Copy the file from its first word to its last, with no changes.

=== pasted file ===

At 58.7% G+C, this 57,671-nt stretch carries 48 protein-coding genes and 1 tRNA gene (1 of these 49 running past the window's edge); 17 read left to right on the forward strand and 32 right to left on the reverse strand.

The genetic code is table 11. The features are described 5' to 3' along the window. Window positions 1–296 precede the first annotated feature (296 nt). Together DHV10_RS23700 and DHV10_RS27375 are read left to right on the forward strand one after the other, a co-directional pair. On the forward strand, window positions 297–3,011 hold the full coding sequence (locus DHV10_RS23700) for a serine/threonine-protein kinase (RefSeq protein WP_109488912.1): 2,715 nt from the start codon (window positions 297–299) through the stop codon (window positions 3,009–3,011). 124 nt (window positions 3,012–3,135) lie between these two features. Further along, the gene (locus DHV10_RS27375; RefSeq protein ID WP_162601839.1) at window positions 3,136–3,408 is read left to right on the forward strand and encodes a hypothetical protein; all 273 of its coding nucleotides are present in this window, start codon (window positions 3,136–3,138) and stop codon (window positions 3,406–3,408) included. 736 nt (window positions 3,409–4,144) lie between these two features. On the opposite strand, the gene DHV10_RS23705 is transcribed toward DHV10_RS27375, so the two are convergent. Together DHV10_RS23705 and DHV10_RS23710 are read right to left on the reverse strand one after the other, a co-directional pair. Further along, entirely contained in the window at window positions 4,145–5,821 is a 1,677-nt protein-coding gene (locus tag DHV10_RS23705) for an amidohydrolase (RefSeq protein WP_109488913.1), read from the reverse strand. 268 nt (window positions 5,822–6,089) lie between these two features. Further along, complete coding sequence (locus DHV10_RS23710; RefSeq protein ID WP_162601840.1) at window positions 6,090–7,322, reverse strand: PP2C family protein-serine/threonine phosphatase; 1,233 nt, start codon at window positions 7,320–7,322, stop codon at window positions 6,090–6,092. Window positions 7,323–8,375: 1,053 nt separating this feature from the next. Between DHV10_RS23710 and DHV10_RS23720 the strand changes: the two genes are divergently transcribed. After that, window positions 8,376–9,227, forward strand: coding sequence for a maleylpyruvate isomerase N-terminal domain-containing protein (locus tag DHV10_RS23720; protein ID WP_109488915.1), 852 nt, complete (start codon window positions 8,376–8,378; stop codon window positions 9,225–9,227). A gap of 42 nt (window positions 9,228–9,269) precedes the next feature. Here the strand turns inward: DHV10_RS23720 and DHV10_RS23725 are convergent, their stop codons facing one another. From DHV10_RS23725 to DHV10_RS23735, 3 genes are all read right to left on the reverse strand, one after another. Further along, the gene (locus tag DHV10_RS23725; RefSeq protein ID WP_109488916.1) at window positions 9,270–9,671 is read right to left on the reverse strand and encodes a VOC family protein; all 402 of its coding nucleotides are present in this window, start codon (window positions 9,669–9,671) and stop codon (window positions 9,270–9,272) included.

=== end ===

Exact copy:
At 58.7% G+C, this 57,671-nt stretch carries 48 protein-coding genes and 1 tRNA gene (1 of these 49 running past the window's edge); 17 read left to right on the forward strand and 32 right to left on the reverse strand.

The genetic code is table 11. The features are described 5' to 3' along the window. Window positions 1–296 precede the first annotated feature (296 nt). Together DHV10_RS23700 and DHV10_RS27375 are read left to right on the forward strand one after the other, a co-directional pair. On the forward strand, window positions 297–3,011 hold the full coding sequence (locus DHV10_RS23700) for a serine/threonine-protein kinase (RefSeq protein WP_109488912.1): 2,715 nt from the start codon (window positions 297–299) through the stop codon (window positions 3,009–3,011). 124 nt (window positions 3,012–3,135) lie between these two features. Further along, the gene (locus DHV10_RS27375; RefSeq protein ID WP_162601839.1) at window positions 3,136–3,408 is read left to right on the forward strand and encodes a hypothetical protein; all 273 of its coding nucleotides are present in this window, start codon (window positions 3,136–3,138) and stop codon (window positions 3,406–3,408) included. 736 nt (window positions 3,409–4,144) lie between these two features. On the opposite strand, the gene DHV10_RS23705 is transcribed toward DHV10_RS27375, so the two are convergent. Together DHV10_RS23705 and DHV10_RS23710 are read right to left on the reverse strand one after the other, a co-directional pair. Further along, entirely contained in the window at window positions 4,145–5,821 is a 1,677-nt protein-coding gene (locus tag DHV10_RS23705) for an amidohydrolase (RefSeq protein WP_109488913.1), read from the reverse strand. 268 nt (window positions 5,822–6,089) lie between these two features. Further along, complete coding sequence (locus DHV10_RS23710; RefSeq protein ID WP_162601840.1) at window positions 6,090–7,322, reverse strand: PP2C family protein-serine/threonine phosphatase; 1,233 nt, start codon at window positions 7,320–7,322, stop codon at window positions 6,090–6,092. Window positions 7,323–8,375: 1,053 nt separating this feature from the next. Between DHV10_RS23710 and DHV10_RS23720 the strand changes: the two genes are divergently transcribed. After that, window positions 8,376–9,227, forward strand: coding sequence for a maleylpyruvate isomerase N-terminal domain-containing protein (locus tag DHV10_RS23720; protein ID WP_109488915.1), 852 nt, complete (start codon window positions 8,376–8,378; stop codon window positions 9,225–9,227). A gap of 42 nt (window positions 9,228–9,269) precedes the next feature. Here the strand turns inward: DHV10_RS23720 and DHV10_RS23725 are convergent, their stop codons facing one another. From DHV10_RS23725 to DHV10_RS23735, 3 genes are all read right to left on the reverse strand, one after another. Further along, the gene (locus tag DHV10_RS23725; RefSeq protein ID WP_109488916.1) at window positions 9,270–9,671 is read right to left on the reverse strand and encodes a VOC family protein; all 402 of its coding nucleotides are present in this window, start codon (window positions 9,669–9,671) and stop codon (window positions 9,270–9,272) included.